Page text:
Thursday, January 18, 2018

NASA Spacecraft Reveal New Details of 3D Structure of Martian Ice Sheets

Article Written By: Kyle Tam


Image credit: NASA / JPL / University of Arizona / USGS.
Image credit: NASA / JPL / University of Arizona / USGS.
 New images taken by the High Resolution Imaging Science Experiment (HiRISE) camera on the Mars Reconnaissance Orbiter have been released by NASA, detailing the ice sheets on Mars. These photographs have revealed never-before-seen details including some ice sheets that begin just a few metres below Mars' surface and extend to depths greater than 100m (300 feet).
 “There is ice under roughly a third of the Martian surface, which records the recent geologic history of Mars,” said lead author Dr. Colin Dundas, a research geologist with the Astrogeology Science Center at the U.S. Geological Survey. “What we’ve seen here are cross-sections through the ice that give us a 3D view with more detail than ever before.”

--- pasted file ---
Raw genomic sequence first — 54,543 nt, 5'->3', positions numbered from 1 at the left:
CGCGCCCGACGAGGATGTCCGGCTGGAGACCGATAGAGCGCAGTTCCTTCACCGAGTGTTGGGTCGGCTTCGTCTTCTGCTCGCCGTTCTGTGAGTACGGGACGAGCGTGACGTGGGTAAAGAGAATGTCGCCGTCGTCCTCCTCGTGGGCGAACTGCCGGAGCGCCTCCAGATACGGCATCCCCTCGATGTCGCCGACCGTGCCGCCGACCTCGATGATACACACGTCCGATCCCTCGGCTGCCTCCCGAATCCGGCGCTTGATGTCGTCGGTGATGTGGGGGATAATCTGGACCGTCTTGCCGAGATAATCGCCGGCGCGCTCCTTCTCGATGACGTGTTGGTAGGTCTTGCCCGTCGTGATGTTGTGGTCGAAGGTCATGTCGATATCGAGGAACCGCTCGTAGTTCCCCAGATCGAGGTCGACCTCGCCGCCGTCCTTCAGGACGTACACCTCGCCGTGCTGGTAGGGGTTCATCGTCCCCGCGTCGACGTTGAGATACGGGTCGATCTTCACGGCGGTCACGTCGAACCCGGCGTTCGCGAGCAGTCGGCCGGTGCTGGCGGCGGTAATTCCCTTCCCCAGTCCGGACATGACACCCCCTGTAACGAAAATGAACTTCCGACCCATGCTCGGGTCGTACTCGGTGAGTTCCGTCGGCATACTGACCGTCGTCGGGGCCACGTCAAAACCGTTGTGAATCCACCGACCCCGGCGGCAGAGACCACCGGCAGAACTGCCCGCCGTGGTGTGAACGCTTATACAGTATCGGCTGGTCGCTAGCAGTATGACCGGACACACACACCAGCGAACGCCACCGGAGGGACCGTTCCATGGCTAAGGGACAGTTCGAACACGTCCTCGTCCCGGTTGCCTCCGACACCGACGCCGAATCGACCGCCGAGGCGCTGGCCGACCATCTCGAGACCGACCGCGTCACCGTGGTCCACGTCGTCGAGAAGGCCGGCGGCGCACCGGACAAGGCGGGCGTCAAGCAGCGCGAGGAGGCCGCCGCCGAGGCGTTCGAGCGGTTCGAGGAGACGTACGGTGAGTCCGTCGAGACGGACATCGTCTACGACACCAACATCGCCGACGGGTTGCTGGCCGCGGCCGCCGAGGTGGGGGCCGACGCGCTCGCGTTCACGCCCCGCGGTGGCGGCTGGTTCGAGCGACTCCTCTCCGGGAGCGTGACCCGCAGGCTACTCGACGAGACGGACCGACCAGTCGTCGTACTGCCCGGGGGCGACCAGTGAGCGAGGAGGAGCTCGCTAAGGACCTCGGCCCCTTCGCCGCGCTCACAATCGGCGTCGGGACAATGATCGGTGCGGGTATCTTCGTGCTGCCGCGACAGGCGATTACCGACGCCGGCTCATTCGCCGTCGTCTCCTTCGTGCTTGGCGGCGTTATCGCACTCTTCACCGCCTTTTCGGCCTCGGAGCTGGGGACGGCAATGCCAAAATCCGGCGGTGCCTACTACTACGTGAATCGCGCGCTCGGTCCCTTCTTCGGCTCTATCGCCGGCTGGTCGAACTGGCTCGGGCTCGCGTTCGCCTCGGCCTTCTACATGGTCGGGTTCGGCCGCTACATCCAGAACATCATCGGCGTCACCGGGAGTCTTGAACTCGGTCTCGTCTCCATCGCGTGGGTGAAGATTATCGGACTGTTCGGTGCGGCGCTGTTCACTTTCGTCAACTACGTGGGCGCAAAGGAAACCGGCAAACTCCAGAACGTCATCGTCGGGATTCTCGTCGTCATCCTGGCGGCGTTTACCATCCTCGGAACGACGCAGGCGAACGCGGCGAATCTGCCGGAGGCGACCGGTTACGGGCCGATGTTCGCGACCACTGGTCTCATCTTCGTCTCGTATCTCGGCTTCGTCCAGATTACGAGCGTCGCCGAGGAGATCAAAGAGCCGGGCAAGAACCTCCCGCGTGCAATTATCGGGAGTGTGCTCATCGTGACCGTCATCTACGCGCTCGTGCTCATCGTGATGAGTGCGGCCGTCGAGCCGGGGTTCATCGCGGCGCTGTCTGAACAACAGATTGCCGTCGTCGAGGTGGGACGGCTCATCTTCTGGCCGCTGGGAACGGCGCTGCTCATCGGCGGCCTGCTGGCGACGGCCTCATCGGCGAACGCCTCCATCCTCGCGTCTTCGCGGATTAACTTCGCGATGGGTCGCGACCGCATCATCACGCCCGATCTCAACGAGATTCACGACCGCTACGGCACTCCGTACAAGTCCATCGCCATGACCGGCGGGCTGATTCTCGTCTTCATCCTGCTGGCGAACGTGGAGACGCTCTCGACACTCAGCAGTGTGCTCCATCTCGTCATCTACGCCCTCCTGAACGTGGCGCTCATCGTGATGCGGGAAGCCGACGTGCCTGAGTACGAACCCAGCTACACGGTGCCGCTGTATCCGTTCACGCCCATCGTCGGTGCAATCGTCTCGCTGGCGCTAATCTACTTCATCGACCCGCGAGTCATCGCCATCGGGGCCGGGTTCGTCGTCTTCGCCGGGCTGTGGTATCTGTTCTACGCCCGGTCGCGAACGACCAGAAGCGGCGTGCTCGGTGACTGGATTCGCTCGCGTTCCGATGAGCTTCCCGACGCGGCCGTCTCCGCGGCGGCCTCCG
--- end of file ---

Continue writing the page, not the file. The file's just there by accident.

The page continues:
To gain this data, the team examined north and south pole-facing erosional slopes, known as scarps, in eight locations around Mars. Similar to ice cores extracted from Earth, these Martian ice scarps preserve a record of ice deposition and past climates on Mars.
 Details of the scarps have revealed that ice layers with different proportions of ice and dust could have formed under varying climate conditions. “This means that relatively pure water ice, capped by only a thin layer of ice-cemented rock and dust, may be readily accessible to future exploration missions.”

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